Best Indian Graphic Novels (30 books)Saving
Category:Indian graphic novels
How much do you know about India's ever-growing and diverse graphic novel scene? Paul Gravett, an expert in the field for over 30 years, runs through a brief history of the form, mentioning some of its most illustrious examples. Comics in India used to be under-appreciated as cheap, undemanding, throwaway entertainment mainly for kids or the sub-literate. It is the modern Indian graphic novel which is radically repositioning the comics medium and bringing it into the 21st century. Significant general literary giants like Hachette, Harper Collins and Penguin have published them, as have smaller picture-book companies like Tara Books and the political press Navayana, as well as comics-only specialists like Blaft, Phantomville and Manta Ray. In that sense, India is now part of this movement. There is a growing library of Indian graphic novels of the non-genre variety which emerged as a vibrant turn-of-the 21st century phenomenon is are building a strong community of creators and readers.
Pramod K. ORCID: Email: rajnisingh18 gmail. DOI: Through an investigative and analytical approach he looks at the Indian graphic novel that possesses all the requisites of a literary text. Talking about the form of the graphic narrative, he argues that it has an edge over the other dominant genres as it simultaneously engages the reader to the act of reading and perceiving and that its form is enriched with range and versatility. It embodies a unique inter-play of word and image, the literal and the symbolic layer of interpretation and even its gaps or absences render a field of signification.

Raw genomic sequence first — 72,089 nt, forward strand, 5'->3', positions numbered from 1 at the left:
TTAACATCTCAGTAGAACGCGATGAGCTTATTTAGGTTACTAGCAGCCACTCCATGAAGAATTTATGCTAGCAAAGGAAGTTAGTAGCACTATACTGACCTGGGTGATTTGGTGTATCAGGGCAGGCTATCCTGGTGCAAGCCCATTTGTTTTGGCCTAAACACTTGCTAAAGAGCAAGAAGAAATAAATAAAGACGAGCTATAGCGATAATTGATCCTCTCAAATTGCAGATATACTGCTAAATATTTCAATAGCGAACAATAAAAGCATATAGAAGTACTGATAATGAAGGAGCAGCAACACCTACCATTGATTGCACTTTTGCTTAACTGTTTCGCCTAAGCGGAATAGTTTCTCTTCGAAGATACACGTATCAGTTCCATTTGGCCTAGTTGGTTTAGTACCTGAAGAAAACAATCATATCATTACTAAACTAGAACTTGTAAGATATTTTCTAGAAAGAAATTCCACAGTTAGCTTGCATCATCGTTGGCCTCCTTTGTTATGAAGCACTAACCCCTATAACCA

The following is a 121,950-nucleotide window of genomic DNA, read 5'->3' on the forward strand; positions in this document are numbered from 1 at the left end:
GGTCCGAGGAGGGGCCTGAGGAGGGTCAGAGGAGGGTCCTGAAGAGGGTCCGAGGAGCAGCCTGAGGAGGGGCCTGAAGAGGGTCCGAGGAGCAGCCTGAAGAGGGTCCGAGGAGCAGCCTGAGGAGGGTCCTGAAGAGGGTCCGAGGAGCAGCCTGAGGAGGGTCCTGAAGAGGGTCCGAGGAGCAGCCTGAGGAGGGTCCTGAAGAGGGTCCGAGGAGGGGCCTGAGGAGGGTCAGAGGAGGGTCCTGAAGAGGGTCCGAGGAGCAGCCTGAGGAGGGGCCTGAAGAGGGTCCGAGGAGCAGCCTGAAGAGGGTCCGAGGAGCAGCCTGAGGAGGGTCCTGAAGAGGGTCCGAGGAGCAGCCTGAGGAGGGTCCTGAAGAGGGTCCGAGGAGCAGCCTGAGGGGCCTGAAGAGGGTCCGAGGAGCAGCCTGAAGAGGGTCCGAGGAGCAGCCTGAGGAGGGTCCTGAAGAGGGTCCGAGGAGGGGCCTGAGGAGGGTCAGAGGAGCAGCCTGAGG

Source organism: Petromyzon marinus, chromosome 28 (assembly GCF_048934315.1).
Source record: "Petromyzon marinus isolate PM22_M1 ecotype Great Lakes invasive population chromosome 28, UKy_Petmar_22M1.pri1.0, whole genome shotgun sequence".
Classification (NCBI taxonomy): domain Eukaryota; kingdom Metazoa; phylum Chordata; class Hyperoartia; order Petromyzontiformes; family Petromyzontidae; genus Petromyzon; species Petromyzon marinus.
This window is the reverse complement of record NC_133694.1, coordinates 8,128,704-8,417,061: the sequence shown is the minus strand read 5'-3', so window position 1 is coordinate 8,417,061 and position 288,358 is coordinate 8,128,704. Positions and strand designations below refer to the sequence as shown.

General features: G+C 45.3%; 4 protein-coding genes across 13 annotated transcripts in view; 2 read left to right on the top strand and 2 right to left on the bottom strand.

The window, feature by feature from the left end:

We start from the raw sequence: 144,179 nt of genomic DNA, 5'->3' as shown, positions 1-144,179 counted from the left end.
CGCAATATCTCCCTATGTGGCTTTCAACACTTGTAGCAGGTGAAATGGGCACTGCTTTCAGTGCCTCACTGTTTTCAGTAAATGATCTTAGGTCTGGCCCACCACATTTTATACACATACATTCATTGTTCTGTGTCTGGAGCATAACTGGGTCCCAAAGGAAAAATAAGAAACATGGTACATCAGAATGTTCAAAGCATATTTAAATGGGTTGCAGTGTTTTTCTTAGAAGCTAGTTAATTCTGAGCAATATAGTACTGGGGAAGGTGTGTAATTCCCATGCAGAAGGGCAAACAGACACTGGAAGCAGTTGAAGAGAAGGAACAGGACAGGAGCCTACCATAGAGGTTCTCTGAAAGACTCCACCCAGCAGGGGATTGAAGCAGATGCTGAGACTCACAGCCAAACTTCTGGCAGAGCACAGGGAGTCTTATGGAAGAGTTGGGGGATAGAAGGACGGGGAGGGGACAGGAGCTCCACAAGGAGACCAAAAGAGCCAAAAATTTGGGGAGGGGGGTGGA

In a dark and stormy night, a dark knight rises, silhouetted against a moonless sky. Gods prepare for war a few thousand years in the mystical past. A goddess manifests herself in a young woman who has been raped and takes revenge. In the more recent past and in the now, history is retold through nostalgic strips of art. Sholay and Shivaay splatter across four-colour pages. They are in our own Indian backyard, spawning out of graphic novels, embedding themselves in the hearts of those who grew up with Batman, Superman, Spider-man and their league of super heroes. Artful pictures that tell tales of valour, humour, sex, gossip, introspection, despair, darkness and light—graphic novels are making a bold and in-your-face impression on paper in four colours.
This graphic novel has received critical praise for illustrations and the use of Indian mythology and political history. It is based on a British character called James who travels to India as a soldier in the Imperial Army of India and realizes that he is the incarnation of a powerful ancient sadhu saint. Finally, upon realising the purpose of his life, James helps those who are in need and fights mystical forces too. The graphic novel shows three young men with different ideologies in this politically tense world. Within the literary art form of graphic novels, Hush is probably the most experimental and impressive.